Today I checked out the report on Bunostegos. The news article that directed me to it is “Knobby-Faced Beast May Be Earliest Known To Stand Tall On All Fours.” This is a fossil that is grouped with other “parareptiles.” The Huffington post article said they were “pre-reptiles,” but actually they are believed by evolutionists to have evolved separately from true reptiles. Most of their “earliest” fossils appear after those of the “first” true reptile fossils. One exceptionally early parareptile fossil is Erpetonyx arsenaultorum. That was found in Carboniferous deposits. The parareptiles included a group that once was thought to be the closest to the ancestors of turtles, but the most recently proposed turtle ancestor, Pappochelys, belongs to a different group. Of course, the next new fossil could change that view again.
Bunostegos, along with most parareptile fossils, was found in Permian strata, the ones dated just before Triassic, the first of the “Age of Dinosaurs.” One of the things that make dinosaurs different from other reptiles is that their legs were arranged straight down from their shoulder and hip sockets, whereas lizards and alligators have their legs splayed out to the sides. So were those of the parareptiles, although some had strangely long shoulder and hip bones and were thought to have had their legs held at an angle. Bunostegos was already known as a remarkable creature due to the big rounded lumps on its skull; now more study on its leg bones indicates that its four legs were mounted straight up-and-down, and according to its standard dating, long before there were any dinosaurs.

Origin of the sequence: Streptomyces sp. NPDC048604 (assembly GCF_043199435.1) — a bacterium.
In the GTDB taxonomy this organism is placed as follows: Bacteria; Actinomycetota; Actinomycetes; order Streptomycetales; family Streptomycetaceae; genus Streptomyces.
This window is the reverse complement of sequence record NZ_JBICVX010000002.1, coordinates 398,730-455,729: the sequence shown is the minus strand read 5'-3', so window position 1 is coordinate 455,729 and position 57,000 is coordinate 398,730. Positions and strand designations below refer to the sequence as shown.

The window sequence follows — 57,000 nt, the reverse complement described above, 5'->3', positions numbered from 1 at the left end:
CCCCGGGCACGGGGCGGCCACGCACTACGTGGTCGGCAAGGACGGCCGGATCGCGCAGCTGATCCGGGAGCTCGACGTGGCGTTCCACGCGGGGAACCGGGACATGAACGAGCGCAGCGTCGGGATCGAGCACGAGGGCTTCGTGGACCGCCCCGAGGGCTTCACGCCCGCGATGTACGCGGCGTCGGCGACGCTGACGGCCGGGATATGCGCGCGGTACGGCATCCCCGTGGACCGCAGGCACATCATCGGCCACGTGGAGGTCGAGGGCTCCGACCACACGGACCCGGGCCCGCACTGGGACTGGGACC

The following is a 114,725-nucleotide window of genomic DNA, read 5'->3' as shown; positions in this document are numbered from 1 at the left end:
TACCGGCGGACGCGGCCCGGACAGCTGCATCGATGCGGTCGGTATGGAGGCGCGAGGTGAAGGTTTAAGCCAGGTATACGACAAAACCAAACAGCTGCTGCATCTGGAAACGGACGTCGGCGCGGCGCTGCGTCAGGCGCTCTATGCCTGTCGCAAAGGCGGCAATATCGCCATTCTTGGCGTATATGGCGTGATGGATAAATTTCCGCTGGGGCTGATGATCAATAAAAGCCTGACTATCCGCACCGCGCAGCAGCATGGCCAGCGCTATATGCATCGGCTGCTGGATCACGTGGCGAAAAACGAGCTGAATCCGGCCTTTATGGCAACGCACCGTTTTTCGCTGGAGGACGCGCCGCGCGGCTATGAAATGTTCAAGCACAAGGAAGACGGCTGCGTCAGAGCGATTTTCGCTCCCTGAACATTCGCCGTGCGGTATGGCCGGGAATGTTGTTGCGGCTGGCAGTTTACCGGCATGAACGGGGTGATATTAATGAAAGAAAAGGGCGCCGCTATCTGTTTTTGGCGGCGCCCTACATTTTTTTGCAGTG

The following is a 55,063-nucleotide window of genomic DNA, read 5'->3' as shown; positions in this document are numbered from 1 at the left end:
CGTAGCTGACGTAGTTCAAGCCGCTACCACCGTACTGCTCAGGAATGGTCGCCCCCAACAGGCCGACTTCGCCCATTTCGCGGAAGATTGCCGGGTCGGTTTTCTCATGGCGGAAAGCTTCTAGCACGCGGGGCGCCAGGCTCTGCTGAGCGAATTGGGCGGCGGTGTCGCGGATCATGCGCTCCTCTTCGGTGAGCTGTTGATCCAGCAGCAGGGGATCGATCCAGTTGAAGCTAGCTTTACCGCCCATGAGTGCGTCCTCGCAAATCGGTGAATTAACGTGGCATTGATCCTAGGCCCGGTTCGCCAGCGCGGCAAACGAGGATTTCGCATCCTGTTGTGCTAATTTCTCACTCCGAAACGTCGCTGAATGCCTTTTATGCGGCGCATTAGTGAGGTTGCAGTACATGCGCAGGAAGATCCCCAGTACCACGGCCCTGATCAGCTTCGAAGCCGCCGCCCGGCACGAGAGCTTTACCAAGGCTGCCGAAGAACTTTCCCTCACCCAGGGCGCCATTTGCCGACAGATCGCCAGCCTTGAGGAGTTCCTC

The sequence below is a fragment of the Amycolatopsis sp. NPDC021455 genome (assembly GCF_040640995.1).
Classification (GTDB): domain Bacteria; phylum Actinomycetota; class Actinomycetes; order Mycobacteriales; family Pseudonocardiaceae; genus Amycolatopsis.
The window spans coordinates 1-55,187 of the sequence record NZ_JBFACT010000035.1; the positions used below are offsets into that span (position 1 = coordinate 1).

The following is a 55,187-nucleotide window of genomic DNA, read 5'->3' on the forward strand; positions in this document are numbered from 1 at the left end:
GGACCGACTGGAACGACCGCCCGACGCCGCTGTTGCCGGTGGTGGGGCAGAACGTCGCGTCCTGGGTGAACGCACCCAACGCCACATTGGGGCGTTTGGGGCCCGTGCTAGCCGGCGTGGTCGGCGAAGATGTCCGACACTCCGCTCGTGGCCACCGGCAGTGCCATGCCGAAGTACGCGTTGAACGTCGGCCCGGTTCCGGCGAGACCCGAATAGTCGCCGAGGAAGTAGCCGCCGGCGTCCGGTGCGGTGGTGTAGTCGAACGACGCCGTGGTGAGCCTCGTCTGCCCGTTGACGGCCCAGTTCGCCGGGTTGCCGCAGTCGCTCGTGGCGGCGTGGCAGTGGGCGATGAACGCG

So what we have hear is something with a bizarre skull and on top of that, as the technical report says, “numerous postcranial autapomorphies” — many unique traits. Once again we see the pattern of a large group of presumed ancestors (amphibians), a few candidates for ancestors intermediate to another large group, and then all the members of the next large group, in this case the reptiles, including all the diversity in these parareptiles and the many different true reptiles also found in the Permian. Also, see what you get when you do a web search for “Permian amphibians.” The Permian is sometimes called “the Age of Amphibians.” One good (evolutionary) link I found is “300 Million Years of Amphibian Evolution.” I also like to use the Tree of Life web project site. Look at all the “sister groups” on its “Terrestrial Vertebrates” page, then follow the link to the page on Amniota, and note how Synapsida (mammals and their extinct relatives) did not evolve from reptiles (Anapsida, which includes our new friend Bunostegos in the Pareiasauria, a lot of other weird and wonderful but extinct forms, and Diapsida, which includes dinosaurs, lizards alligators and birds), but supposedly evolved directly from a common ancestor. Note also the alternate diagrams of supposed relationships when using different criteria or data sets. Verrrry interesting.